The Boy From Tomorrow by Camille DeAngelis

By Ekta R. Garg

September 26, 2018

Genre: Middle grade science fiction

Release date: May 8, 2018

Rated: Bordering on Bookmark it! / 3.5 stars

A pair of 12-year-olds living a century apart in the same home form a friendship. When one of them gets in trouble, the other does everything possible to help despite the hundred-year gap that separates them. Author Camille DeAngelis charms readers with likable characters who share an endearing relationship in the lovely middle grade book The Boy from Tomorrow.

In 1915, Josie Clifford and her younger sister, Cass, live at 444 Sparrow Street in Edwardstown, New York, with their twice-widowed mother, Lavinia. Lavinia makes her living as a medium, even though Josie doesn’t believe her mother can really contact spirits. Josie knows better than to voice her opinion, however. Lavinia lashes out at the kids for the smallest of infractions, so Josie spends most of her time trying to keep Cass out of trouble. The one saving grace is their tutor, Emily, who loves the girls like younger sisters.

In 2015, Alec Frost and his mother have moved into 444 Sparrow Street. Alec’s parents have undergone a bitter divorce, and Alec struggles with the end of his parents’ marriage. Moving to the small town helps; since he was young, Alec has dreamed of leaving the concrete of the city and living in a neighborhood with mature trees. His new house offers him a respite from the city and the domestic troubles between his parents.

One of the most charming aspects of a new-old house for Alec is the possibility for discovery. He finds a Ouija board in a curio cabinet and shows it to his new friends, Danny and Harold. The boys decide to use the board and are shocked when they receive a response from someone who claims to be very much alive.

The board intrigues Alec, and he continues using it. He learns that the person sending him the messages is a 12-year-old girl named Josie who lives in 1915. Despite their hesitancy, the two form a deep friendship.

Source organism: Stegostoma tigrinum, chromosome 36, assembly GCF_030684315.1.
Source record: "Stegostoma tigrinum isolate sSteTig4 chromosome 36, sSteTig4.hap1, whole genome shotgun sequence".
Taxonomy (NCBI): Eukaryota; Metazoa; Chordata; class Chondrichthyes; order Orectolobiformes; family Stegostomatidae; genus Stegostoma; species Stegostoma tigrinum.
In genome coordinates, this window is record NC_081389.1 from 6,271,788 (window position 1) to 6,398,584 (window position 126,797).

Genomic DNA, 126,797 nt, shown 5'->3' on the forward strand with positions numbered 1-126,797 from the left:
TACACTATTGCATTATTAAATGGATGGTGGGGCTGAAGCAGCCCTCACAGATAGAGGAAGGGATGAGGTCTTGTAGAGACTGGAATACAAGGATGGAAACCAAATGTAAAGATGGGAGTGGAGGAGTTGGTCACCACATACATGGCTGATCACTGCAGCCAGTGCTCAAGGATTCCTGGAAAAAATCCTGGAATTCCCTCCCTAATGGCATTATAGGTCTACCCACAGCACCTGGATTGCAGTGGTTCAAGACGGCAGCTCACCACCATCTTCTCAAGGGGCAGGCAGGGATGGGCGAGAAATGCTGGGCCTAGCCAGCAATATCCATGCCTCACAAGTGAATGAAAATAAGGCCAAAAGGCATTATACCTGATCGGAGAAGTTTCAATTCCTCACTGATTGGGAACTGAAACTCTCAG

Josie finds solace in talking to Alec. Lavinia rules the house with an iron fist, and her demands on Josie and Cass make life almost unbearable. When Emily tries to intercede on the girls’ behalf, Lavinia dismisses her and turns her wrath full force on Josie and Cass. Josie shares her hardships with Alec, and he becomes determined to help her. But how do you help someone who lives a whole century before you do?

Author Camille DeAngelis allows for all the whimsy of the science fiction genre and works with panache inside the confines of her story. Alec and Josie come across as realistic characters who just happen to live 100 years apart, and DeAngelis gives them time and space to be surprised and wary of their newfound ability to communicate. That allowance makes their ensuing friendship so much sweeter, and readers will find themselves worrying about Josie and Cass while cheering Alec on in his quest to help them.

Some readers might question the simplistic approach DeAngelis takes to Alec’s life, but that very simplicity allows him to dissolve into the role of hero. DeAngelis juxtaposes Alec’s internal struggles with Josie’s external ones, a masterstroke that gives the book breathing space and an extra dose of reality. That dose makes it even easier to suspend disbelief when it comes to the way Josie and Alec talk to one another.

A few of the story elements might feel a little rushed, and the serendipity that ties into the title might make readers shake their heads. For the most part, however, DeAngelis has a winner of a novel on her hands. I believe The Boy from Tomorrow Borders on Bookmarking it!